The 39th Southern African Development Community (SADC) summit, which was hosted in Dar es Salaam, Tanzania for two days saw the participation of 16- member states, delegates, and other invited guests.
The summit which took place on August 17th and 18th saw the Tanzanian President, Hon. John Pombe Joseph Magufuli assuming Chairmanship of SADC for one year till August 2020, indicating another signal of faith to the president and his regime in steering the bloc to the right socio-economic and political direction.
As one of the largest economies in Africa, prior to the summit Tanzania via its Ministry of Industry and Trade hosted the 4th SADC Industrialization week, whereby more than 2000 people registered for the exhibitions.
Noted by a local media outlet, Deputy Minister of Industry and Trade Eng. Stella Manyanya said that almost 1,766 of the participants were Tanzanians and 938 were exhibitors. Participants also had the liberty to visit industries in the commercial capital.
In a later interview with a digital media outlet, Deputy Minister commented on the exhibition to be a key factor in stimulating inter-trade which sparks more job creation to the youth and revitalizing resource mobilization across the region.
SADC bloc has more than 327 million people with various economical capacities. Tanzania stands to make beneficial steps economically from the collective efforts of the bloc.
Also Read: Tanzania: President Magufuli Launches SADC
Enhancing the Local Economy
According to the 2019 African Economy Outlook, Tanzania has political stability, natural resources, geographical location and tourism are key opportunities for Tanzania to grow economically.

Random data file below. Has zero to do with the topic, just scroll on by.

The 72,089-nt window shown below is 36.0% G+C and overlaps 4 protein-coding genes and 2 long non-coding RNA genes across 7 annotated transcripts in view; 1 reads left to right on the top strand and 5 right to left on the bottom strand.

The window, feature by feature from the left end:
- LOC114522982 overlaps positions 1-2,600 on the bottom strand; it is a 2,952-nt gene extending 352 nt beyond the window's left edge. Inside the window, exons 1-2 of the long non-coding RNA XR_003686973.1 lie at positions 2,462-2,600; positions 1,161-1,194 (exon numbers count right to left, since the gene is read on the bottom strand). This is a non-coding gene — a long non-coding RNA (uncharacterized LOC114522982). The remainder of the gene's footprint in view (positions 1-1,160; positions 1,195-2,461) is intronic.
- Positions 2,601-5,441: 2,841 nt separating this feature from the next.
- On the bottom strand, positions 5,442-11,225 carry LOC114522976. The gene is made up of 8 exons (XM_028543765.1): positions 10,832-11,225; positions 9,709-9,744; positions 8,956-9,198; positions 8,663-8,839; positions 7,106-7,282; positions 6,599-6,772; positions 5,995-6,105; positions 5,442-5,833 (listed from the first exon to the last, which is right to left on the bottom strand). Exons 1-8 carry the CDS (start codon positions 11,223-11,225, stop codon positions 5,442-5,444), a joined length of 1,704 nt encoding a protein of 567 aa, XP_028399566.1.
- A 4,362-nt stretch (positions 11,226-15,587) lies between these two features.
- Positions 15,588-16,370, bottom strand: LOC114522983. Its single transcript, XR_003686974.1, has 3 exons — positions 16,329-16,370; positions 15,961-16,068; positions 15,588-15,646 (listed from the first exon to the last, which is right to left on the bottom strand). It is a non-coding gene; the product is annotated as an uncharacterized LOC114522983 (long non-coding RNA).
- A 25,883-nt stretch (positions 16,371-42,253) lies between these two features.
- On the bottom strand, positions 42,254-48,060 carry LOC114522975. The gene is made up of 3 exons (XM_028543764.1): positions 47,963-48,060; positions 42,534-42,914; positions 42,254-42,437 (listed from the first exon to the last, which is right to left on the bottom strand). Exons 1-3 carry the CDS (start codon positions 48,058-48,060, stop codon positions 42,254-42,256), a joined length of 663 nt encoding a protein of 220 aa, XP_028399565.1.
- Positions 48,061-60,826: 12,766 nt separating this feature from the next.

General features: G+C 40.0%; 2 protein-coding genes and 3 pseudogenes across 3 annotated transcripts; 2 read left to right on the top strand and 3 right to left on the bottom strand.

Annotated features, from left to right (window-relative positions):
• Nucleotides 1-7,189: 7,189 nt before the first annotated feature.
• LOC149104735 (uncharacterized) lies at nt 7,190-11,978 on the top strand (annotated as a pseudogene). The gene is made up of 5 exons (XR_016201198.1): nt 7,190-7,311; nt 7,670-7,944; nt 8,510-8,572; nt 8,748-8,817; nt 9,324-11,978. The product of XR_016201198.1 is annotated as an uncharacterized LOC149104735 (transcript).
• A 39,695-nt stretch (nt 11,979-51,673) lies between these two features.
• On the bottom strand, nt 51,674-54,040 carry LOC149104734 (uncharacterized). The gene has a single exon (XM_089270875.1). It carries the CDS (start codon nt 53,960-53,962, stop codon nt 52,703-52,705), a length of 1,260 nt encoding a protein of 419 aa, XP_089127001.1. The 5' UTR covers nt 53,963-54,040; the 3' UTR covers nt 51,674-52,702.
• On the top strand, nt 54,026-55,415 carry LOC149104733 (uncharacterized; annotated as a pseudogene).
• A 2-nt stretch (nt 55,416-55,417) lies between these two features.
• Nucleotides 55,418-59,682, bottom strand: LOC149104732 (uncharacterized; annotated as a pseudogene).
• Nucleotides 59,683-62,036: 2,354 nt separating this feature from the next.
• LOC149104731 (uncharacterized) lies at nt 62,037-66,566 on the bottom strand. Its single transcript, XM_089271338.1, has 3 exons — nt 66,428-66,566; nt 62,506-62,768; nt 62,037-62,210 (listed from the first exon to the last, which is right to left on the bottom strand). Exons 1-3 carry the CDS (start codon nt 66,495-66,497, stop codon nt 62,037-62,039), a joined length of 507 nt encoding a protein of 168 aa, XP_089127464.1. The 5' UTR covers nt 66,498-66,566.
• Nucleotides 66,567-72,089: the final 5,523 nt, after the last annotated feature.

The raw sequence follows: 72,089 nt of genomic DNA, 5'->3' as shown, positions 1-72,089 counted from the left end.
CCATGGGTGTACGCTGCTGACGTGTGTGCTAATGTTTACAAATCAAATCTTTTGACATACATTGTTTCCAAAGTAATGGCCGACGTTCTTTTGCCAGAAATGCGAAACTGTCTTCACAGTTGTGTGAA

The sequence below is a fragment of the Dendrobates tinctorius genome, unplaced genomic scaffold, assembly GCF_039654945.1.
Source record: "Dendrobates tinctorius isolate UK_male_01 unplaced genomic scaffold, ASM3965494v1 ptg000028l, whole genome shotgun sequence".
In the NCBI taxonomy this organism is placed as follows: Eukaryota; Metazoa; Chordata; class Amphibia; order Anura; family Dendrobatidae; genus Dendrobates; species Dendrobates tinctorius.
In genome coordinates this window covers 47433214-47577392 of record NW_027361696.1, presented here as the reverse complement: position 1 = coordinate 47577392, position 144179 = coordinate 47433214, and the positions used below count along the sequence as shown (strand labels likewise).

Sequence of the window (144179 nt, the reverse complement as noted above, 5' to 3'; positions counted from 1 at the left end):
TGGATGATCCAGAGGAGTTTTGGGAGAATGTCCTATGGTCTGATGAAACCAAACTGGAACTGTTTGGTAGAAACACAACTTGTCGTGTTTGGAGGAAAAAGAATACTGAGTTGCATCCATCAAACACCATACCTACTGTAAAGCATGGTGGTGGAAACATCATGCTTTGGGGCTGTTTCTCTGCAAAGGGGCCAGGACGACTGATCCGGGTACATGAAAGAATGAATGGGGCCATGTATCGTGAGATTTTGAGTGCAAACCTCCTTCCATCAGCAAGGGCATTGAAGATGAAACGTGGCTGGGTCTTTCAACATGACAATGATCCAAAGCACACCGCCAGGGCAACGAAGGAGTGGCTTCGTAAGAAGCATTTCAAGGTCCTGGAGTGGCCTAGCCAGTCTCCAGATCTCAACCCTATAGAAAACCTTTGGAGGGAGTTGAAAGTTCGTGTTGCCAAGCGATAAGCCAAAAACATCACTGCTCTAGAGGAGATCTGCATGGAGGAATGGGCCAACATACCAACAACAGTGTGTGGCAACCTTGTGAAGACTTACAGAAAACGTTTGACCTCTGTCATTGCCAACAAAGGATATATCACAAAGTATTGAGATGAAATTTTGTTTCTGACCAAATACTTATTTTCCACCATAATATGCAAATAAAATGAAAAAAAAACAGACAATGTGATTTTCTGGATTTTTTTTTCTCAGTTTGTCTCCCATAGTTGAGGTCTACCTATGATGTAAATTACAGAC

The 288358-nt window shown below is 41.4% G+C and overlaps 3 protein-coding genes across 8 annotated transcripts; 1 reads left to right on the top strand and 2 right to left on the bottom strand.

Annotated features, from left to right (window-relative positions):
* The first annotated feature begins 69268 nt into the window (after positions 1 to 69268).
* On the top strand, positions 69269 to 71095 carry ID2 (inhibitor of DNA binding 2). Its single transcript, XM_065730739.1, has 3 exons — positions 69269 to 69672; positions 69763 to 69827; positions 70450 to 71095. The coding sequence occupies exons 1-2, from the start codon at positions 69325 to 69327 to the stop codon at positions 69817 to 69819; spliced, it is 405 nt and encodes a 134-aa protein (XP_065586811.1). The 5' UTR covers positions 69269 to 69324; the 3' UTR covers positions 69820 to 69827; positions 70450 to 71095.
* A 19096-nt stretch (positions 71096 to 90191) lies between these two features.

Agriculture is one the leading employer, foreign exchange earner and food source in Tanzania, contributing 29.1 percent to the GDP according to available data. In the context of the new agreement and signed protocols focusing on industrialization, downplaying importation costs, Tanzania could revitalize its economy tremendously, through exporting its top-earning crops: maize, potatoes, beans, and sorghum within the region.
In recall of the remark, President Magufuli made during the summit after assuming chairmanship, around 2.5 tons of crops as surplus were hanging waiting for market, while other bloc-nations sought to import foodstuff abroad.
Through Tanzania’s geographical location, which gives it a vantage point to harness strategic access to other neighboring trading nations in all four cardinal points. Lucrative trading relations can be forged that attract forex necessary for Tanzania’s growth and SADC’s at large.
International Monetary Fund (IMF) places Tanzania at the 7th spot as Africa’s largest economy, which exports agricultural and mineral materials as raw materials abroad. The latter being a matter of interest in the summit, via collective effort member states could capitate Tanzania improve its balance of trade, rejuvenate its collective GDP and germinate necessary conditions for realizing an industrialized SADC.
Tanzania’s Transport and Storage Infrastructure
Tanzania’s National Bureau of Statistics 2019 first-quarter highlights, show the transport and storage sector to grow by 11.1 compared to 8.8 in the corresponding quarter in 2018. This was attributed by transporting freight, passengers by rail, road, air, water, and pipeline.
The Standard Gauge Railway (SGR) and important piece in Tanzania’s industrialization strategy, may yield good benefits under the right economic circumstances in the bloc. The railway corridor is operated by two SADC nations (Tanzania and Zambia), connect human capital necessary for trading, social services and moves bulk throughout the regions.
Dar es Salaam port serves other landlocked members states Malawi and DRC. Elimination of trading barriers such as taxes and logistical costs, would impact significantly trade and boost not only Tanzania’s economy but also stimulate trade in the bloc.
Tanzania has also boosted its aviation industry, by buying new modern aircraft, secured necessary safety accreditation and launched other new flights across the world, who knows how the Tanzanian aviation industry might transform the transportation sector and rejuvenate lost billions.